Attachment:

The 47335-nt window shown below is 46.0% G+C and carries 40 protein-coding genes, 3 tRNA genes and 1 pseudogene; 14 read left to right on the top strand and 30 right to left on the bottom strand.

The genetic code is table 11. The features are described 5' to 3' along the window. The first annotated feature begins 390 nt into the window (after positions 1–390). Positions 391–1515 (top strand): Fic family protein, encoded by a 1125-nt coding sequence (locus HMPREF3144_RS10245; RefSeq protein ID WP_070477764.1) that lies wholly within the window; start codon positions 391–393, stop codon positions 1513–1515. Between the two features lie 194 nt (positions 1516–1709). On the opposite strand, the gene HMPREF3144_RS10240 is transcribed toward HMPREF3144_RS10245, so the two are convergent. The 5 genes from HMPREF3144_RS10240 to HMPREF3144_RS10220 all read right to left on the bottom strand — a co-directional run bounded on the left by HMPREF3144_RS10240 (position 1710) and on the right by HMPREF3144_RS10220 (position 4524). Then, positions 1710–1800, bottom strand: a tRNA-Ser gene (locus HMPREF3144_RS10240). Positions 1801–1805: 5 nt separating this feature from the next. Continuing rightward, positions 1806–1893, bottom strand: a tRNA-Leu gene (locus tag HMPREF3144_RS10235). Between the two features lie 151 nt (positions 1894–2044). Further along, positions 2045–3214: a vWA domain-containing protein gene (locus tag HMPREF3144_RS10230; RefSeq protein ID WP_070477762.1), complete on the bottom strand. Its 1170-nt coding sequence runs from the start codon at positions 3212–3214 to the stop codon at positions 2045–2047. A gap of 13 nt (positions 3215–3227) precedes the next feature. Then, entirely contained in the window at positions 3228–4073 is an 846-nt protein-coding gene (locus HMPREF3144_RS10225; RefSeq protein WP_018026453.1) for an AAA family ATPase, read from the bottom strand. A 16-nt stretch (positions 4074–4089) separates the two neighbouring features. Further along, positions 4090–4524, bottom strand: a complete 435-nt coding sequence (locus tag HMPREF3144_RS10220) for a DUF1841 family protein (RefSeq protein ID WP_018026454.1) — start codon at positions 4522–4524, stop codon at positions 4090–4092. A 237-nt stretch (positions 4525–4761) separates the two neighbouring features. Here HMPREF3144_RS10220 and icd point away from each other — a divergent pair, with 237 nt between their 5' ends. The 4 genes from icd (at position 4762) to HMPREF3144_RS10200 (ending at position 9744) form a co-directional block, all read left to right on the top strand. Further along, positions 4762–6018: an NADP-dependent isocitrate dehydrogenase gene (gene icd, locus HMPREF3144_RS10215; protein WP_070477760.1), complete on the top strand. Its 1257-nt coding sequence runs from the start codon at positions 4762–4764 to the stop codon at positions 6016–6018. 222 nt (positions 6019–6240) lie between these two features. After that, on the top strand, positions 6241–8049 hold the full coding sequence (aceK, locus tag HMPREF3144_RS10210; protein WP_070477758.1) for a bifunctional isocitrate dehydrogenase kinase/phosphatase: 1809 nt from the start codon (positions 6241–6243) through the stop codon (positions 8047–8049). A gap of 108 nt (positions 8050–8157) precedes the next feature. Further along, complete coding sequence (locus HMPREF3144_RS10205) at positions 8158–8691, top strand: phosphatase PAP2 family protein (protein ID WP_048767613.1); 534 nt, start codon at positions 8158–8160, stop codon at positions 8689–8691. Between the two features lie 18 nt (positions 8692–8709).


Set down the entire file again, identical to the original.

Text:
The 47335-nt window shown below is 46.0% G+C and carries 40 protein-coding genes, 3 tRNA genes and 1 pseudogene; 14 read left to right on the top strand and 30 right to left on the bottom strand.

The genetic code is table 11. The features are described 5' to 3' along the window. The first annotated feature begins 390 nt into the window (after positions 1–390). Positions 391–1515 (top strand): Fic family protein, encoded by a 1125-nt coding sequence (locus HMPREF3144_RS10245; RefSeq protein ID WP_070477764.1) that lies wholly within the window; start codon positions 391–393, stop codon positions 1513–1515. Between the two features lie 194 nt (positions 1516–1709). On the opposite strand, the gene HMPREF3144_RS10240 is transcribed toward HMPREF3144_RS10245, so the two are convergent. The 5 genes from HMPREF3144_RS10240 to HMPREF3144_RS10220 all read right to left on the bottom strand — a co-directional run bounded on the left by HMPREF3144_RS10240 (position 1710) and on the right by HMPREF3144_RS10220 (position 4524). Then, positions 1710–1800, bottom strand: a tRNA-Ser gene (locus HMPREF3144_RS10240). Positions 1801–1805: 5 nt separating this feature from the next. Continuing rightward, positions 1806–1893, bottom strand: a tRNA-Leu gene (locus tag HMPREF3144_RS10235). Between the two features lie 151 nt (positions 1894–2044). Further along, positions 2045–3214: a vWA domain-containing protein gene (locus tag HMPREF3144_RS10230; RefSeq protein ID WP_070477762.1), complete on the bottom strand. Its 1170-nt coding sequence runs from the start codon at positions 3212–3214 to the stop codon at positions 2045–2047. A gap of 13 nt (positions 3215–3227) precedes the next feature. Then, entirely contained in the window at positions 3228–4073 is an 846-nt protein-coding gene (locus HMPREF3144_RS10225; RefSeq protein WP_018026453.1) for an AAA family ATPase, read from the bottom strand. A 16-nt stretch (positions 4074–4089) separates the two neighbouring features. Further along, positions 4090–4524, bottom strand: a complete 435-nt coding sequence (locus tag HMPREF3144_RS10220) for a DUF1841 family protein (RefSeq protein ID WP_018026454.1) — start codon at positions 4522–4524, stop codon at positions 4090–4092. A 237-nt stretch (positions 4525–4761) separates the two neighbouring features. Here HMPREF3144_RS10220 and icd point away from each other — a divergent pair, with 237 nt between their 5' ends. The 4 genes from icd (at position 4762) to HMPREF3144_RS10200 (ending at position 9744) form a co-directional block, all read left to right on the top strand. Further along, positions 4762–6018: an NADP-dependent isocitrate dehydrogenase gene (gene icd, locus HMPREF3144_RS10215; protein WP_070477760.1), complete on the top strand. Its 1257-nt coding sequence runs from the start codon at positions 4762–4764 to the stop codon at positions 6016–6018. 222 nt (positions 6019–6240) lie between these two features. After that, on the top strand, positions 6241–8049 hold the full coding sequence (aceK, locus tag HMPREF3144_RS10210; protein WP_070477758.1) for a bifunctional isocitrate dehydrogenase kinase/phosphatase: 1809 nt from the start codon (positions 6241–6243) through the stop codon (positions 8047–8049). A gap of 108 nt (positions 8050–8157) precedes the next feature. Further along, complete coding sequence (locus HMPREF3144_RS10205) at positions 8158–8691, top strand: phosphatase PAP2 family protein (protein ID WP_048767613.1); 534 nt, start codon at positions 8158–8160, stop codon at positions 8689–8691. Between the two features lie 18 nt (positions 8692–8709).